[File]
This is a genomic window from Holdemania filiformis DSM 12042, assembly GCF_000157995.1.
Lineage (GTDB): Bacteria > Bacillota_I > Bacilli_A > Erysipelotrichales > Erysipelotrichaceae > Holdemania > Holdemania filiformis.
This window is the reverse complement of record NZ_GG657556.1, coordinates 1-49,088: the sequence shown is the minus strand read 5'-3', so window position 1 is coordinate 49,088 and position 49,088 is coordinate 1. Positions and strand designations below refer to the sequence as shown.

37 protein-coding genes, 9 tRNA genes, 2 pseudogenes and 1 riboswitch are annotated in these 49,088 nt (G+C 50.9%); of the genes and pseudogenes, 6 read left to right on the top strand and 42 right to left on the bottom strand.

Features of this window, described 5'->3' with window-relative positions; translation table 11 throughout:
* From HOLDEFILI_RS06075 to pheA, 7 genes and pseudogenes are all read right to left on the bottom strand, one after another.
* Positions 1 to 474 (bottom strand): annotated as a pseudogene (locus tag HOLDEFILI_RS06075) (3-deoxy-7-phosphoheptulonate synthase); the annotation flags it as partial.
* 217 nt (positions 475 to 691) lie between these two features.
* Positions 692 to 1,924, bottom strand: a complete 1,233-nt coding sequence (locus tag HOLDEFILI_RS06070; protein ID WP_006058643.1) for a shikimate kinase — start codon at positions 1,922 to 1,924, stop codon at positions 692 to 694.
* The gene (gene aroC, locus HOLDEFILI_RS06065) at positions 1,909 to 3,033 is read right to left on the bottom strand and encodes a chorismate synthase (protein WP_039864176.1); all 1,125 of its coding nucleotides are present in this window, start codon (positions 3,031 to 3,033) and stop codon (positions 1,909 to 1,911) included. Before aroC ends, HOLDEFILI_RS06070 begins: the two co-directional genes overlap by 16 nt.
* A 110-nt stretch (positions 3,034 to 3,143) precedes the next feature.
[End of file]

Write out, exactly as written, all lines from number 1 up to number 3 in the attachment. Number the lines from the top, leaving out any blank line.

This is a genomic window from Holdemania filiformis DSM 12042, assembly GCF_000157995.1.
Lineage (GTDB): Bacteria > Bacillota_I > Bacilli_A > Erysipelotrichales > Erysipelotrichaceae > Holdemania > Holdemania filiformis.
This window is the reverse complement of record NZ_GG657556.1, coordinates 1-49,088: the sequence shown is the minus strand read 5'-3', so window position 1 is coordinate 49,088 and position 49,088 is coordinate 1. Positions and strand designations below refer to the sequence as shown.